They are followed by two elderly women who are gossiping meaninglessly to each other, one of them not listening to the other, and then they move on.
Meanwhile the snail is making some progress in its journey through the undergrowth, all of which is seen from the snail’s point of view.
The last people to pass by the flower bed are a courting couple who are flirting with each other, and preparing to have tea together, vaguely conscious of immanence in life.
Finally the narrative returns to the flower bed, which is visited by a bird and then a swarm of butterflies, and the point of view gradually rises to evoke the busy life of London as a whole.
Virginia Woolf podcast
A eulogy to words
|William||a young man|
|—||a demented elderly man|
|—||two elderly women|
|—||a youth in his prime|
|Trissie||his girl friend|
first edition 1917
Quentin Bell. Virginia Woolf: A Biography. New York: Harcourt Brace Jovanovich, 1972.
Hermione Lee. Virginia Woolf. New York: Alfred A. Knopf, 1997.
Nicholas Marsh. Virginia Woolf, the Novels. New York: St. Martin’s Press, 1998.
John Mepham, Virginia Woolf. New York: St. Martin’s Press, 1992.
Natalya Reinhold, ed. Woolf Across Cultures. New York: Pace University Press, 2004.
Michael Rosenthal, Virginia Woolf: A Critical Study. New York: Columbia University Press, 1979.
Susan Sellers, The Cambridge Companion to Virginia Woolf, Cambridge University Press, 2010.
Virginia Woolf, The Common Reader. New York: Harvest Books, 2002.
Alex Zwerdling, Virginia Woolf and the Real World. Berkeley: University of California Press, 1986.
“I feel certain that I am going mad again.”
Other works by Virginia Woolf
Between the Acts (1941) is her last novel, in which she returns to a less demanding literary style. Despite being written immediately before her suicide, she combines a playful wittiness with her satirical critique of English upper middle-class life. The story is set in the summer of 1939 on the day of the annual village fete at Pointz Hall. It describes a country pageant on English history written by Miss La Trobe, and its effects on the people who watch it. Most of the audience misunderstand it in various ways, but the implication is that it is a work of art which temporarily creates order amidst the chaos of human life. There’s lots of social comedy, some amusing reflections on English weather, and meteorological metaphors and imagery run cleverly throughout the book.
Buy the book at Amazon UK
Buy the book at Amazon US
The Complete Shorter Fiction contains all the classic short stories such as The Mark on the Wall, A Haunted House, and The String Quartet – but also the shorter fragments and experimental pieces such as Mrs Dalloway in Bond Street. These ‘sketches’ (as she called them) were used to practice the techniques she used in her longer fictions. Nearly fifty pieces written over the course of Woolf’s writing career are arranged chronologically to offer insights into her development as a writer. This is one for connoisseurs – well presented and edited in a scholarly manner.
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Buy the book at Amazon US
Virginia Woolf is a readable and well illustrated biography by John Lehmann, who at one point worked as her assistant and business partner at the Hogarth Press. It is described by the blurb as ‘A critical biography of Virginia Woolf containing illustrations that are a record of the Bloomsbury Group and the literary and artistic world that surrounded a writer who is immensely popular today’. This is an attractive and very accessible introduction to the subject which has been very popular with readers ever since it was first published..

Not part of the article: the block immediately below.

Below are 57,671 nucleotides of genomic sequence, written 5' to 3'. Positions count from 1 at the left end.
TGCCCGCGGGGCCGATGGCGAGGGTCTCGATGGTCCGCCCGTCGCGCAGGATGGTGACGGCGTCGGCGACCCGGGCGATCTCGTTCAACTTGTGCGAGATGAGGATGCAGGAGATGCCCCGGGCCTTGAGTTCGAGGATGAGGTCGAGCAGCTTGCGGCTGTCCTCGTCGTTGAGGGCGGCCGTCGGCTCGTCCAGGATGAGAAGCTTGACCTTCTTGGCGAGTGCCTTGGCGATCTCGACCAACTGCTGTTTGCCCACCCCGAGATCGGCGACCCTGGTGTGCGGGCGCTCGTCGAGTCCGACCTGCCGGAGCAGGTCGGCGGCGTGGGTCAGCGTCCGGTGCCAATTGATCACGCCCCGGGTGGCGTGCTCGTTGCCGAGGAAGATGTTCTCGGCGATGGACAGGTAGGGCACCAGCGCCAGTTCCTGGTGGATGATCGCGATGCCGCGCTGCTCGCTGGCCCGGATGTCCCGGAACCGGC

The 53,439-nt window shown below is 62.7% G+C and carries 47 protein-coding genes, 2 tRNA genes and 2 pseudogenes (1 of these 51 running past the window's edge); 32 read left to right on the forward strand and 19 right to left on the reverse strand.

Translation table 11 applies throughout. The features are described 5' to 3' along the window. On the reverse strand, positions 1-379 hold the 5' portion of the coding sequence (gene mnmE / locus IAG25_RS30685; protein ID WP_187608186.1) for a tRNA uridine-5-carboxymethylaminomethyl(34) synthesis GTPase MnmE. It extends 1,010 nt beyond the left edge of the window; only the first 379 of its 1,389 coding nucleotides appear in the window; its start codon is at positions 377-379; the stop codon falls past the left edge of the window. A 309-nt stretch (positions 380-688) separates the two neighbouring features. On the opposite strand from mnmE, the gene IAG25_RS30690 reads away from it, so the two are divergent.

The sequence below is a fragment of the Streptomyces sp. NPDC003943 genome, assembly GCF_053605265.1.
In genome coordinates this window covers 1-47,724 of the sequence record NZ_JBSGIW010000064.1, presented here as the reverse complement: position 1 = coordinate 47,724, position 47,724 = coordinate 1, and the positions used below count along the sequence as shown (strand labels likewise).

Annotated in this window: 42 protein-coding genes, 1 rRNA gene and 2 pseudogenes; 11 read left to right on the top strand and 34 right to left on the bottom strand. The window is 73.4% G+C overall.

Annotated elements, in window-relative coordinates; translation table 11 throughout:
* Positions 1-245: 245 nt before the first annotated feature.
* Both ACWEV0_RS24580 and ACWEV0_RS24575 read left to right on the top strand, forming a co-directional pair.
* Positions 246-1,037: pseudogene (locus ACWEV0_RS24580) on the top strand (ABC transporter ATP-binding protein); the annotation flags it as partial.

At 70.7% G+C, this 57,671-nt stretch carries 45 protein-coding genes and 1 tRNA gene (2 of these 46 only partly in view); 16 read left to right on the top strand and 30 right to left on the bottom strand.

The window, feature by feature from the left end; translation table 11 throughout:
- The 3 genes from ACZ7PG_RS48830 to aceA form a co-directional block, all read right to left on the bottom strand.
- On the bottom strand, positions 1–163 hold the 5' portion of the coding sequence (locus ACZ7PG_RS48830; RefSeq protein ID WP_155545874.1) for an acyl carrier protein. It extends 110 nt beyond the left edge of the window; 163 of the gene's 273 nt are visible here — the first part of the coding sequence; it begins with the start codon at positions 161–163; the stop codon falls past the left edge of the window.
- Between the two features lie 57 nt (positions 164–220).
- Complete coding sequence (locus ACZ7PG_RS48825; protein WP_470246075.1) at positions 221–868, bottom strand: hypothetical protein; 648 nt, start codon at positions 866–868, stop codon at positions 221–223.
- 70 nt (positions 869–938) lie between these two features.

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Virginia Woolf – web links
Virginia Woolf at Mantex
Biographical notes, study guides to the major works, book reviews, studies of the short stories, bibliographies, web links, study resources.
Book reviews, Bloomsbury related issues, links, study resources, news of conferences, exhibitions, and events, regularly updated.
Virginia Woolf at Wikipedia
Full biography, social background, interpretation of her work, fiction and non-fiction publications, photograph albumns, list of biographies, and external web links
Virginia Woolf at Gutenberg
Selected eTexts of her novels and stories in a variety of digital formats.
An electronic edition and commentary on To the Lighthouse with notes on its composition, revisions, and printing – plus relevant extracts from the diaries, essays, and letters.
Hyper-Concordance to Virginia Woolf
Search texts of all the major novels and essays, word by word – locate quotations, references, and individual terms
Orlando – Sally Potter’s film archive
The text and film script, production notes, casting, locations, set designs, publicity photos, video clips, costume designs, and interviews.
Women’s History Walk in Bloomsbury
Tour of literary and political homes in Bloomsbury – including Gordon Square, Gower Street, Bedford Square, Tavistock Square, plus links to women’s history web sites.
Virginia Woolf Society of Great Britain
Bulletins of events, annual lectures, society publications, and extensive links to Woolf and Bloomsbury related web sites
BBC Audio Essay – A Eulogy to Words
Charming sound recording of radio talk given by Virginia Woolf in 1937 – a podcast accompanied by a slideshow of photographs.
A Family Photograph Albumn
Leslie Stephen compiled a photograph album and wrote an epistolary memoir, known as the “Mausoleum Book,” to mourn the death of his wife, Julia, in 1895 – an archive at Smith College – Massachusetts
Virginia Woolf first editions
Hogarth Press book jacket covers of the first editions of Woolf’s novels, essays, and stories – largely designed by her sister, Vanessa Bell.
Virginia Woolf – on video
Biographical studies and documentary videos with comments on Virginia Woolf and the Bloomsbury Group and the social background of their times.
Virginia Woolf Miscellany
An archive of academic journal essays 2003—2014, featuring news items, book reviews, and full length studies.
© Roy Johnson 2013
More on Virginia Woolf
Virginia Woolf – short stories
Virginia Woolf – greatest works
Virginia Woolf – criticism
Virginia Woolf – life and works